At T3, Royal Flop Idols of the King Hardly Honors Elvis
Not even the title of Idols of the King makes sense. Ronnie Claire Edwards' plotless script, onstage now at Theatre Three, features an Elvis impersonator, Jack Foltyn, performing "Hound Dog," "Burning Love" and other Presley hits between sketches about a series of characters (all played by Michael Corolla and Morgana Shaw) who are diehard fans of the King. So Presley is their idol, not the other way around.
These idolizers, who include a grocery store clerk, an aging showgirl and an elderly couple whose toilet once was graced by the owner of Graceland, are written and played broadly, either as dumb hicks or broken-down losers. Not one of them seems based in reality and nothing they say about themselves or their love of Elvis is all that funny or interesting.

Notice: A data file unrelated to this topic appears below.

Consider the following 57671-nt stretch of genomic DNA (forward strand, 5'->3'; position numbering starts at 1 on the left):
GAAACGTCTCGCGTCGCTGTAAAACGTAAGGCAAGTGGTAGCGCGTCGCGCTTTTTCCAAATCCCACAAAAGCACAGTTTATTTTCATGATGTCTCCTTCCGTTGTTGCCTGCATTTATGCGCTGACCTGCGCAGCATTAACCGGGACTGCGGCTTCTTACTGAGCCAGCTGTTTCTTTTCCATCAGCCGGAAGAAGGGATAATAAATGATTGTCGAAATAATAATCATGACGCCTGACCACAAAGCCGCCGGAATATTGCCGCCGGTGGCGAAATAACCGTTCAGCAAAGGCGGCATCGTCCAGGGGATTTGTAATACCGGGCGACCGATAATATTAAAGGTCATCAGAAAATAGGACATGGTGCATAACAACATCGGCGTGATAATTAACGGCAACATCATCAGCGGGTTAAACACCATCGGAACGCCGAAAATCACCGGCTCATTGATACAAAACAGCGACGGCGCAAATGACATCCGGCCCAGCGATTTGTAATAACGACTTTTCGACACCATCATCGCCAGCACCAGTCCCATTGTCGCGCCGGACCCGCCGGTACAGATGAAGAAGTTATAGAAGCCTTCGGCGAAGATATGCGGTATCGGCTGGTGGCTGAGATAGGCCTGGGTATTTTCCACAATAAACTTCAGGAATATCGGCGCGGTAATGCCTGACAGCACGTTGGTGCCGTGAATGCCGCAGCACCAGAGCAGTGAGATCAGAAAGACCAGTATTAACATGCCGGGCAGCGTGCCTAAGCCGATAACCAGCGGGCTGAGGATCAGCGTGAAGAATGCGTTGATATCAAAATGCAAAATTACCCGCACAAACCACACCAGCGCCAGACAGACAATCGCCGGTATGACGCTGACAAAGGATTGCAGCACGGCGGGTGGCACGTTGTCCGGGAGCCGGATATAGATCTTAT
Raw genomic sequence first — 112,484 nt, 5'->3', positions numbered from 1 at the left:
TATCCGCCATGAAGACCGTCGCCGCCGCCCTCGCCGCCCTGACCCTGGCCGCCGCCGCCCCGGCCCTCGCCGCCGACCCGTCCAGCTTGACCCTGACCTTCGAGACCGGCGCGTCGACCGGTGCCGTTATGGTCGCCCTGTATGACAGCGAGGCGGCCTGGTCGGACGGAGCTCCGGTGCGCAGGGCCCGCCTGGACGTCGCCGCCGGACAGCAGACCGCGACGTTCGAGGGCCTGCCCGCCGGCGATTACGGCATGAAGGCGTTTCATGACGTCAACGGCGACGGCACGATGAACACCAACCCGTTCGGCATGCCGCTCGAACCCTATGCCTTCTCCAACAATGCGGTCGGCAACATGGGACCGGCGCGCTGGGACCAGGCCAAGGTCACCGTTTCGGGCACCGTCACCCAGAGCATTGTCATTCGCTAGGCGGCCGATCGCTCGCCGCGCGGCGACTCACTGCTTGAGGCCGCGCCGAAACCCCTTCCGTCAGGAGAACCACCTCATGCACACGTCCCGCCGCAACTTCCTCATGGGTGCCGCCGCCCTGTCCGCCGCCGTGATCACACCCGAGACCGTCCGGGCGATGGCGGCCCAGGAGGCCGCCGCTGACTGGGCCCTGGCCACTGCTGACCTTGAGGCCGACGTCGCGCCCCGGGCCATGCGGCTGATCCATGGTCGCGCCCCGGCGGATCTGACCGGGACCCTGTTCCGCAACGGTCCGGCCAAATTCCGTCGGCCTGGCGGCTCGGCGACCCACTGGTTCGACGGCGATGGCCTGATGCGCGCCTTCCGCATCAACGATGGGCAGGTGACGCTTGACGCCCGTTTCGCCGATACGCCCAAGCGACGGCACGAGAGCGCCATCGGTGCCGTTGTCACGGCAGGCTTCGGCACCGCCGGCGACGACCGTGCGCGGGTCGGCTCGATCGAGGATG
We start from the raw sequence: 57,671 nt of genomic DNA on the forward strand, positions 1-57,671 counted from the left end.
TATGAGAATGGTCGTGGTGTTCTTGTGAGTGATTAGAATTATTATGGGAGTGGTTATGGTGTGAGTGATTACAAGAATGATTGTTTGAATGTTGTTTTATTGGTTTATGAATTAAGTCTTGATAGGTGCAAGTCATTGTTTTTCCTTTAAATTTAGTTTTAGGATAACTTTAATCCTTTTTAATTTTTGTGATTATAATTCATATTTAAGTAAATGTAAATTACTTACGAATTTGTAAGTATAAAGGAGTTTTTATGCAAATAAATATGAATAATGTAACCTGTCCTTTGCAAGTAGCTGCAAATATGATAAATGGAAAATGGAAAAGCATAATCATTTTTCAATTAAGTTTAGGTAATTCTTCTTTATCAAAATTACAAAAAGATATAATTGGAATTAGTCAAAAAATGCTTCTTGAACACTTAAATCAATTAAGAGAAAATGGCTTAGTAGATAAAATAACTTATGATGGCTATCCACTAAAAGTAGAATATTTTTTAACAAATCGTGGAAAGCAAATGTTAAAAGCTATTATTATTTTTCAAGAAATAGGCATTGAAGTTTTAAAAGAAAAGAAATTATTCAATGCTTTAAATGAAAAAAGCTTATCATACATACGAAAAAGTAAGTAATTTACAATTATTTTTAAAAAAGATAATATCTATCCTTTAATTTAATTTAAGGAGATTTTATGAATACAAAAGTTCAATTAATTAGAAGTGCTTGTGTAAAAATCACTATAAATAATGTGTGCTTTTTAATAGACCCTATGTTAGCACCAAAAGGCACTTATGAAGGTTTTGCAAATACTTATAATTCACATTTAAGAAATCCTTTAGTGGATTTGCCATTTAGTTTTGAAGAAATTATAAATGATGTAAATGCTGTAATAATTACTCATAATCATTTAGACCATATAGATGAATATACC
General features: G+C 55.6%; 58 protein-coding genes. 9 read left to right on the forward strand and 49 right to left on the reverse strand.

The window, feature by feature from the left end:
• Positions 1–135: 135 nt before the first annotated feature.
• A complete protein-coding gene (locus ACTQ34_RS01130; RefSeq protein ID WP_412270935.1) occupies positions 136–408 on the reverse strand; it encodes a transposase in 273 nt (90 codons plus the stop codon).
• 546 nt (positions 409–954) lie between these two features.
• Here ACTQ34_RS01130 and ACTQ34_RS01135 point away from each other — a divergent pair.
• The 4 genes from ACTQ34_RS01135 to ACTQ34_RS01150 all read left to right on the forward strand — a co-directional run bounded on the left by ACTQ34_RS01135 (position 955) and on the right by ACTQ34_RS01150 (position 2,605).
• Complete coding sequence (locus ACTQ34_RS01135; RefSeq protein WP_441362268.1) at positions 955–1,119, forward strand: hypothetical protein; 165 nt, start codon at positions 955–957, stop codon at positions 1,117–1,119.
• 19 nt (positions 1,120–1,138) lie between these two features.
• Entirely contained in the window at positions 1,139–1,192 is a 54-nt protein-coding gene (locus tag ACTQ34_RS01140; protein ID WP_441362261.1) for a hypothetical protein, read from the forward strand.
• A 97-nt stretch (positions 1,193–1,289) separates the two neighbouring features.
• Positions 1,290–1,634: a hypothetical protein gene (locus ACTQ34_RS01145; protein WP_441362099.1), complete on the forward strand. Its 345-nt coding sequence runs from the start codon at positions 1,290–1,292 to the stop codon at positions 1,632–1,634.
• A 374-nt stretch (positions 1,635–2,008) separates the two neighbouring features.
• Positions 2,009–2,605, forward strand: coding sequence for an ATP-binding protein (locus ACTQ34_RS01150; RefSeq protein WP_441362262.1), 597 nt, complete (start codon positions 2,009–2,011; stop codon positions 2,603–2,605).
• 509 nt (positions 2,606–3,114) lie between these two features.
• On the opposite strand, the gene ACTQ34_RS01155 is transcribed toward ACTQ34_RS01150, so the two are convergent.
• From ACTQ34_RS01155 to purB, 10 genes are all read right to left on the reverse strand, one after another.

So that leaves Foltyn, swiveling his slim hips in a sparkly white bat-winged jumpsuit and crooning "Love Me Tender" up on a platform by a band that's so tired the songs limp along at half-tempo. Foltyn's been in other productions of Idols of the King and he's starred in his own Elvis act for years. He's a good mover and a capable singer. But he looks nothing — repeat, nothing — like Elvis Presley. Actually he sounds and looks more like the late Ricky Nelson. If somebody's writing a Ricky Nelson bio-musical, he's your guy.
Without a storyline to follow, it's just sketch-song-sketch. There is no high point, no big laugh, no tug of the heart. Just hokey dialogue and pokey musical numbers force-fed by two good actors and a kind-of-OK fake Elvis. It gets old fast. And then there's another hour to go.
The production directed by Terry Dobson also looks dowdy. We've seen the iconic Elvis costumes, so putting this show's Elvis in a baggy yellow satin suit with puckered seams and odd lapels is all kinds of wrong. Costumes are credited to Bruce Coleman, though Foltyn has provided his own Elvis-wear, which here includes a terribly un-Elvis black and white floral puffy shirt. Elvis Presley rocked a lot of fashion in his lifetime, but he was not and never would have been a pirate.
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